A false article published Monday by Newsweek has spawned a series of articles repeating a false claim about Judge Amy Coney Barrett, a potential Trump pick to replace the late Supreme Court Justice Ruth Bader Ginsburg.
Newsweek originally claimed that a charismatic Catholic group called People of Praise, which Barrett is reportedly a member of, inspired the dystopian novel “The Handmaid’s Tale” by Margaret Atwood. Newsweek later corrected the article, admitting “the book’s author, Margaret Atwood, has never specifically mentioned the group as being the inspiration for her work.”
The correction, which undercut the premise of the article, drew heavy criticism. National Review senior editor Ramesh Ponnuru called on Newsweek to retract the debunked article.
“The correction at the bottom of this article should have caused the piece to be taken down,” Ponnuru tweeted.
The correction at the bottom of this article should have caused the piece to be taken down. https://t.co/zrtjFSn2uP
— Ramesh Ponnuru (@RameshPonnuru) September 22, 2020
Newsweek left the article up, however, and it spawned a series of similarly false allegations from various outlets against Barrett, connecting her and People of Praise wrongly with “The Handmaid’s Tale.” As The Daily Wire reported:
By the time Newsweek “updated” its article, though, the story had spread, and Reuters, Refinery29, and a host of other left-leaning media outlets had picked up on the rumor that Barrett was directly involved in a Handmaid’s Tale-style society. It does not appear any of the other outlets have yet offered a similar correction.
Barrett has fallen under scrutiny because she’s likely a judicial conservative, something the late Justice Ruth Bader Ginsburg, whom Barrett could replace, was not. Her feelings on key political issues are under wraps, as is the case with most high-level judges, and experts have been left to speculate that Barrett is religious and right-wing based on her biography alone.
The media laundering of the false story drew heavy criticism from lawmakers, journalists, and others who accused outlets that repeated the lie of “anti-Catholic bigotry.”
“These ugly smears against Judge Barrett are a combination of anti-Catholic bigotry and QAnon-level stupidity. People of Praise is basically a Bible study — and just like billions of Christians around the world, Judge Barrett reads the Bible, prays, and tries to serve her community. Senators should condemn this wacky McCarthyism,” Sen Ben Sasse (R-NE) said in a statement.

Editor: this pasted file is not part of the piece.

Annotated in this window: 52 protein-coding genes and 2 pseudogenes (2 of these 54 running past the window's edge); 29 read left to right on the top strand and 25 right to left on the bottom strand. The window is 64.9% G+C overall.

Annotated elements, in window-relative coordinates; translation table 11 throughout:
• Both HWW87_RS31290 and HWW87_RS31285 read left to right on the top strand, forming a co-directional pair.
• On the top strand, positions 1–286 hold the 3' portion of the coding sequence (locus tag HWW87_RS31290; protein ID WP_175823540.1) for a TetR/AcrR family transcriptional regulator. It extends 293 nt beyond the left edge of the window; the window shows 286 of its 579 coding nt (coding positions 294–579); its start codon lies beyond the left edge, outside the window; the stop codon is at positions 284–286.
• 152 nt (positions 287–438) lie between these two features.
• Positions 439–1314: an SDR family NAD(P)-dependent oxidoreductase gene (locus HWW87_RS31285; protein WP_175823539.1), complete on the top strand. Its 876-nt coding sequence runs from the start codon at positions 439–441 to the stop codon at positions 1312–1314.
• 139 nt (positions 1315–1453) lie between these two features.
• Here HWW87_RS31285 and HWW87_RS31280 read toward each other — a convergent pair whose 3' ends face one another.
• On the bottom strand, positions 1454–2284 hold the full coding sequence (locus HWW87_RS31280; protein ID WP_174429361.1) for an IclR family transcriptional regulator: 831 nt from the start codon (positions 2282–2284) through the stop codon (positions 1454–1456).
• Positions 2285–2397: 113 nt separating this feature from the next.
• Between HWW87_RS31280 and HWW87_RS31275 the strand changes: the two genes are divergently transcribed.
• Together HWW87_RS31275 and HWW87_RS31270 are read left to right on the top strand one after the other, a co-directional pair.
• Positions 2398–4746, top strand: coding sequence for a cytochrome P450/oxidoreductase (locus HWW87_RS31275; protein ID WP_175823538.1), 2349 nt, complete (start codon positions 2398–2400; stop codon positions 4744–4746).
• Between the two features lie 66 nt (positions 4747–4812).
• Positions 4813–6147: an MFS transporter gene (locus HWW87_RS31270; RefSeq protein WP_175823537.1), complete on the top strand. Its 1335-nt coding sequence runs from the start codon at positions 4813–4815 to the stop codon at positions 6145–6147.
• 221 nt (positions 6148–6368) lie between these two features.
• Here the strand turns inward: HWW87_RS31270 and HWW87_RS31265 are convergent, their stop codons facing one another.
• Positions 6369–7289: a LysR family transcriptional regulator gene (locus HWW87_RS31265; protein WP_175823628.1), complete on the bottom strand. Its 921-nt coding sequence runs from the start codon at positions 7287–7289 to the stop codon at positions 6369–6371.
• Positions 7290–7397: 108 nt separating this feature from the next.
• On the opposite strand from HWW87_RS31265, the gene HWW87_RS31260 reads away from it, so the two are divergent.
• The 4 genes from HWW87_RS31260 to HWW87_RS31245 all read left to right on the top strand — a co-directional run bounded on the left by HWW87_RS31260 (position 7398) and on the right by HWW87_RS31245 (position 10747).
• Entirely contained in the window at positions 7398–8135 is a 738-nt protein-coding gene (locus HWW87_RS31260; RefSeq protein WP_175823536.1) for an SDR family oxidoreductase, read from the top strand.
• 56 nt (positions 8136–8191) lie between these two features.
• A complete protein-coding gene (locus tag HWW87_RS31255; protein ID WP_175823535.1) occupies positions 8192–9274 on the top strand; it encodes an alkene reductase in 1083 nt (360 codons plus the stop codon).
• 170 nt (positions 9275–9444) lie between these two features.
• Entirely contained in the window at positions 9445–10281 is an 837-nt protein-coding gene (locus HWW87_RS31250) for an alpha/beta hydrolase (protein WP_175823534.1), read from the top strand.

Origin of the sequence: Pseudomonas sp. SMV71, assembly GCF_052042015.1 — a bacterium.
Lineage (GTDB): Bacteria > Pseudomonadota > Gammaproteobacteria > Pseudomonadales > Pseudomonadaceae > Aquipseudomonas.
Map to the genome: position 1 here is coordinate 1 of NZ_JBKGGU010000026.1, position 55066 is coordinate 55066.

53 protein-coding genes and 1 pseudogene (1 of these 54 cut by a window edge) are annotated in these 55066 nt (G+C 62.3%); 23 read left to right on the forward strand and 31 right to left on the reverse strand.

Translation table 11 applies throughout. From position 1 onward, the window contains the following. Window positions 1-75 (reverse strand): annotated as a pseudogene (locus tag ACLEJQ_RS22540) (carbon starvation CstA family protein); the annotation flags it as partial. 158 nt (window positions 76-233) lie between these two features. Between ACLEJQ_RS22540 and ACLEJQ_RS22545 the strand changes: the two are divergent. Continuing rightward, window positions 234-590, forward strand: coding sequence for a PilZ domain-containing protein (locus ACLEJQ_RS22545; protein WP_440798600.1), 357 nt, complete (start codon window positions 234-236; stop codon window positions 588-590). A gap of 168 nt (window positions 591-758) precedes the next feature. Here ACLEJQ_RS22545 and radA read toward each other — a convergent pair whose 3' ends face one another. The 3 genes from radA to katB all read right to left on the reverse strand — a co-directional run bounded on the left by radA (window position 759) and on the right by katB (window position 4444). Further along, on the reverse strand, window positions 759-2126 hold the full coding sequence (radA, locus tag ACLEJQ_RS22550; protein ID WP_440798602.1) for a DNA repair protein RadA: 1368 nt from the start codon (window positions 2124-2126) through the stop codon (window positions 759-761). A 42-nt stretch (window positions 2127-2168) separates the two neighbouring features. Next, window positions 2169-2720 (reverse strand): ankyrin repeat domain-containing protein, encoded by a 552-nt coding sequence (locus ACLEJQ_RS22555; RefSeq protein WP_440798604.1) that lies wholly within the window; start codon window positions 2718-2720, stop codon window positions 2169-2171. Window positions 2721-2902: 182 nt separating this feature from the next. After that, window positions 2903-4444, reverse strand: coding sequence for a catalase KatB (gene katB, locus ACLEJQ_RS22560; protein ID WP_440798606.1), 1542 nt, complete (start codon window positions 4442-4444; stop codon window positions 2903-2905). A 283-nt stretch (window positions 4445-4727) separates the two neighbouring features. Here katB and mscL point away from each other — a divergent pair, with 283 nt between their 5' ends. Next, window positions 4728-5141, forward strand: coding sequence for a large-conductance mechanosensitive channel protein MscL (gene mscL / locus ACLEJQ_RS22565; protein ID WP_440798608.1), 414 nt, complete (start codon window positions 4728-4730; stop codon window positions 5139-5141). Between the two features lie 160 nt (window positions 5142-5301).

“Absolute embarrassment the way much of the press ‘reports’ on religion,” Washington Examiner Magazine executive editor Seth Mandel tweeted. “You would think there would be some curiosity about the beliefs of millions of your fellow citizens. Also, it’s your damn job. If you have no interest in how things work get out of journalism and go into government or something.”
you would think there would be some curiosity about the beliefs of millions of your fellow citizens. Also, it's your damn job. If you have no interest in how things work get out of journalism and go into government or something.
— Seth Mandel (@SethAMandel) September 22, 2020
“Brazen bigotry from what is supposed to be a news organization. The campaign of personal destruction begins. Let’s draw a line in the sand now. There is no place for this trash,” Sen. Josh Hawley (R-MO) tweeted.
Brazen bigotry from what is supposed to be a news organization. The campaign of personal destruction begins. Let’s draw a line in the sand now. There is no place for this trash https://t.co/j1WvoxYCMs
— Josh Hawley (@HawleyMO) September 22, 2020
“Biden’s Sister Souljah moment will come when some resistance idiots on this site start going after Coney Barrett’s Catholicism and he just publicly curb-stomps them as a Catholic himself, telling everyone to focus on the substance, not personal attacks,” Tablet Magazine senior writer Yair Rosenberg noted on Twitter.
“This meme literally got started because partisan idiots confused Coney Barrett’s ‘People of Praise’ Catholic group with a totally different group called ‘People of Hope’ that ALSO didn’t inspire The Handmaid’s Tale. Now it’s laundered as a mainstream news piece. Not great, folks!” he said.
This meme literally got started because partisan idiots confused Coney Barrett's "People of Praise" Catholic group with a totally different group called "People of Hope" that ALSO didn't inspire The Handmaid's Tale. Now it's laundered as a mainstream news piece. Not great, folks! https://t.co/Wht6V6gsf8
— (((Yair Rosenberg))) (@Yair_Rosenberg) September 22, 2020
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